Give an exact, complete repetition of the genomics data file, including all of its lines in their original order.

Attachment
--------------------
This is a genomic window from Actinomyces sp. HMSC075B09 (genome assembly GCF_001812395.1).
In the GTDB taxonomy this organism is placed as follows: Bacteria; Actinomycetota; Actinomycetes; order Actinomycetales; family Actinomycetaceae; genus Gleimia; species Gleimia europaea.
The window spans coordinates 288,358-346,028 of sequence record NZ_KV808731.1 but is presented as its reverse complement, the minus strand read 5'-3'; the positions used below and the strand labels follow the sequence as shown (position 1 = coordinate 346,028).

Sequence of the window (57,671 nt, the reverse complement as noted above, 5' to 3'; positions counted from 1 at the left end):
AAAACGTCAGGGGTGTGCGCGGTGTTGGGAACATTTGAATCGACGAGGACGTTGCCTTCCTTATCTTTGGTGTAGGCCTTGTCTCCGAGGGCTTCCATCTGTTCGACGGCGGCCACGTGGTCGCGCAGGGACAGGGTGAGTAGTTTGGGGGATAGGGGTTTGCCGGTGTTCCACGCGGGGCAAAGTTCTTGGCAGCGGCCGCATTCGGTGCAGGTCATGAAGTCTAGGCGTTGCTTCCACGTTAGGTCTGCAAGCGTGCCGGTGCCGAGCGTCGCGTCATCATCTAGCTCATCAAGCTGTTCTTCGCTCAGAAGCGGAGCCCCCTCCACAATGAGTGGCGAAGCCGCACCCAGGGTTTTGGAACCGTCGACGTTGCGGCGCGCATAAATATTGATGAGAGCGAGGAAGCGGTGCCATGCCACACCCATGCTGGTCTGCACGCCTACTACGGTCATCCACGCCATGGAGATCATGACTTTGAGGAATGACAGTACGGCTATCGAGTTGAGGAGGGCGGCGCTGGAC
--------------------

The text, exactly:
This is a genomic window from Actinomyces sp. HMSC075B09 (genome assembly GCF_001812395.1).
In the GTDB taxonomy this organism is placed as follows: Bacteria; Actinomycetota; Actinomycetes; order Actinomycetales; family Actinomycetaceae; genus Gleimia; species Gleimia europaea.
The window spans coordinates 288,358-346,028 of sequence record NZ_KV808731.1 but is presented as its reverse complement, the minus strand read 5'-3'; the positions used below and the strand labels follow the sequence as shown (position 1 = coordinate 346,028).

Sequence of the window (57,671 nt, the reverse complement as noted above, 5' to 3'; positions counted from 1 at the left end):
AAAACGTCAGGGGTGTGCGCGGTGTTGGGAACATTTGAATCGACGAGGACGTTGCCTTCCTTATCTTTGGTGTAGGCCTTGTCTCCGAGGGCTTCCATCTGTTCGACGGCGGCCACGTGGTCGCGCAGGGACAGGGTGAGTAGTTTGGGGGATAGGGGTTTGCCGGTGTTCCACGCGGGGCAAAGTTCTTGGCAGCGGCCGCATTCGGTGCAGGTCATGAAGTCTAGGCGTTGCTTCCACGTTAGGTCTGCAAGCGTGCCGGTGCCGAGCGTCGCGTCATCATCTAGCTCATCAAGCTGTTCTTCGCTCAGAAGCGGAGCCCCCTCCACAATGAGTGGCGAAGCCGCACCCAGGGTTTTGGAACCGTCGACGTTGCGGCGCGCATAAATATTGATGAGAGCGAGGAAGCGGTGCCATGCCACACCCATGCTGGTCTGCACGCCTACTACGGTCATCCACGCCATGGAGATCATGACTTTGAGGAATGACAGTACGGCTATCGAGTTGAGGAGGGCGGCGCTGGAC